Boundary talks between Brantford and Brant inch closer
City and county politicians are anxious to begin hammering out a boundary adjustment deal during meetings set to begin early next month.
Although specific locations and times remain under discussion, representatives from Brantford and Brant are expected to officially begin negotiations on Aug. 7 in Brantford. Nine more meetings are scheduled through mid-September, according to information released by the County of Brant.
The City of Brantford presented its adjustment proposal to Brant politicians in November last year.
The city is seeking a transfer of more than 12,000 acres of county land located to the south, southwest and north of Brantford’s current borders.
County councillors have not yet formed a counter-proposal in relation to the city’s request, but have adopted a list of principles for upcoming negotiations.
County of Brant Mayor Ron Eddy said provincial representative Paula Dill – who will facilitate the talks – plans to meet with Six Nations councillors to gather input before meetings between the city and county.
“I would like to see us get started,” Eddy said. “The city has presented their position. We have responded by developing principles for negotiation. We have lost a tremendous amount of time – there is no doubt about that.”
Principles for negotiations passed by county council include that any adjustment to boundaries will not adversely affect any party, that an adjustment will not be funded by County of Brant taxpayers and will minimize impacts on prime agricultural land, significant natural resources, environmental features and wellhead protection areas.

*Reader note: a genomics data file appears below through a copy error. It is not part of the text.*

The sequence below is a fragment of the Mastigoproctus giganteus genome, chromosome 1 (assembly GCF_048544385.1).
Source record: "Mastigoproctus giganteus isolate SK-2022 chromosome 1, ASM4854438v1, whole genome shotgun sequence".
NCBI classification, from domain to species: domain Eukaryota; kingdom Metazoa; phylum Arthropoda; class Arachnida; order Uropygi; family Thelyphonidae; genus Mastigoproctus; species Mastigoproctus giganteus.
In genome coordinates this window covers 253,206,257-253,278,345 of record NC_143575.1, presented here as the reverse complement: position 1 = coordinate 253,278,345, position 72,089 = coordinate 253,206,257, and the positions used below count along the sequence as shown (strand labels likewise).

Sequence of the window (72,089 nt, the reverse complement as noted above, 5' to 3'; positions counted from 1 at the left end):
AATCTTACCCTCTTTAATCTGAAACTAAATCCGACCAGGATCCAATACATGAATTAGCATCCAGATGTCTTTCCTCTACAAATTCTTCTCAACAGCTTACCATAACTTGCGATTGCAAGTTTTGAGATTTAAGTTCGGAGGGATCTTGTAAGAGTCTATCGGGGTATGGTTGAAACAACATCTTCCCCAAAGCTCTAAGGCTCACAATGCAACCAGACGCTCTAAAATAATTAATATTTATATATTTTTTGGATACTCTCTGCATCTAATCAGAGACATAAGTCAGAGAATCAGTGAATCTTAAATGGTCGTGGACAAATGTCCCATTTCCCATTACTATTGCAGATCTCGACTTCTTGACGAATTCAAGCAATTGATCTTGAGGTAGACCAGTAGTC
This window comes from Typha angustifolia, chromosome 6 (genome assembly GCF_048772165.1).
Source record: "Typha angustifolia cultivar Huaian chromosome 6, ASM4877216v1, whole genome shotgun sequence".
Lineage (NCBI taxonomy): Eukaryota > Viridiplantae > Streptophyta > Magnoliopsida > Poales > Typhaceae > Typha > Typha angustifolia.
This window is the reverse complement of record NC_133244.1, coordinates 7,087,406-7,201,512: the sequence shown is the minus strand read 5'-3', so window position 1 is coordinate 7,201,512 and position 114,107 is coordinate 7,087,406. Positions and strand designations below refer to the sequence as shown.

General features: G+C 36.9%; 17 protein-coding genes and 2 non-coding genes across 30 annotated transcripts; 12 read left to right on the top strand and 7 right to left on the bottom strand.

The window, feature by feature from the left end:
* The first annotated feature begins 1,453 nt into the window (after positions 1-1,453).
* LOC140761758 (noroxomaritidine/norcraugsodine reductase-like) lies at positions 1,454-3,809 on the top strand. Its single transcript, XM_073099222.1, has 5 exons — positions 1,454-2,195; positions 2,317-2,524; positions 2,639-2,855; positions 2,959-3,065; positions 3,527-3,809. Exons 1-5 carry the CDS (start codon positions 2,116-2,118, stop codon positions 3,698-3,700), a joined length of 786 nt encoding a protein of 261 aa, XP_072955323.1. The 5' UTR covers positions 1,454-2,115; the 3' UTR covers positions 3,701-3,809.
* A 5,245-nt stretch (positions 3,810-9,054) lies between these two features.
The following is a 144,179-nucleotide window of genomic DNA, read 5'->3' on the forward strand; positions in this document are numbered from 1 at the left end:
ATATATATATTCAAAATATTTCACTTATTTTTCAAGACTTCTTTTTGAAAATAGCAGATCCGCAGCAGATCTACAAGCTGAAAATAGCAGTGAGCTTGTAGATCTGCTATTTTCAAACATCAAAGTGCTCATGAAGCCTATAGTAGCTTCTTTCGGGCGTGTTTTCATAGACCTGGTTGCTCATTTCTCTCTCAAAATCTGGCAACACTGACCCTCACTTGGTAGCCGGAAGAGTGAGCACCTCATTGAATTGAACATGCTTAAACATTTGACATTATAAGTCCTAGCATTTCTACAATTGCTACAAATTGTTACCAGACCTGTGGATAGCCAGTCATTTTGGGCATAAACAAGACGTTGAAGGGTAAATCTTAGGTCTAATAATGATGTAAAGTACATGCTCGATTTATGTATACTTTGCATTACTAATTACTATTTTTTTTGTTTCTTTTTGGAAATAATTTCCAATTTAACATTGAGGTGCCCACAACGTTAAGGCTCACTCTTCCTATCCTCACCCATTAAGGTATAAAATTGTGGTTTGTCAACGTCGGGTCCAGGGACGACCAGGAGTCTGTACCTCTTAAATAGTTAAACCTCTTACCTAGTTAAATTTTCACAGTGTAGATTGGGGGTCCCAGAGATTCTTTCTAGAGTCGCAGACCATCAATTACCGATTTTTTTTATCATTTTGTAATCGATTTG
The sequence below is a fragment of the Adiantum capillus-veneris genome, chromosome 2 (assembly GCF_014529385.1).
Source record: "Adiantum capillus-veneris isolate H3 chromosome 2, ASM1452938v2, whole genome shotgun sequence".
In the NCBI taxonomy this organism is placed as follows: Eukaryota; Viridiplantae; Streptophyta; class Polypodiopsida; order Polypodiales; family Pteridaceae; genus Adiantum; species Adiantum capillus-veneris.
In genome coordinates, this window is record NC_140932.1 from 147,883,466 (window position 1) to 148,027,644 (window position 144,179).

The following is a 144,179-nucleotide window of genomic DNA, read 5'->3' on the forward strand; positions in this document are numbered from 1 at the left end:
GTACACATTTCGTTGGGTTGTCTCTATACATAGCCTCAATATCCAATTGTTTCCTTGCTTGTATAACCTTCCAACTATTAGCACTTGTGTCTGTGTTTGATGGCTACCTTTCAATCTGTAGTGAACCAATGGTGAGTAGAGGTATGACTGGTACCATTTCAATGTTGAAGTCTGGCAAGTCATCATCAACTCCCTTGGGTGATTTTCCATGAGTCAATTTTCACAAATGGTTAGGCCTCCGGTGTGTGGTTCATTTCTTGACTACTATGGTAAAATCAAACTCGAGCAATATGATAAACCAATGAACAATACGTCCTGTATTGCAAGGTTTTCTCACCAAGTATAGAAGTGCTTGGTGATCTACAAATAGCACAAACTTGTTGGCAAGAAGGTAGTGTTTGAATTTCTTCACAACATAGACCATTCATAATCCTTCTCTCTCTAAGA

The county’s principles for negotiations also say that only areas of Brant that have nearby access to city infrastructure will be considered in negotiations.
Brantford Mayor Chris Friel recently said that he is satisfied with the parameters for negotiations set out by Dill, which specified that only members of city and county boundary adjustment task forces would be involved in discussions.
“It is exactly what we expected,” Friel said. “We don’t have any difficulty with this. We would have been doing this in January if we could have.”
Friel did say the city could use some more clarity on the county’s principles for negotiations in light of projected population growth. The provincial Places to Grow plan projects that Brantford will have a population of 163,000 by 2041.
“We don’t have a lot of disagreement with the (county’s) principles, but there are elements we want clarified,” Friel said. “We are talking about science, well-defined numbers and numerous reports that give us the basis for this. So as long as (the county) is not thinking the principles are going to trump science, we will be fine.”
– With files from J.P. Antonacci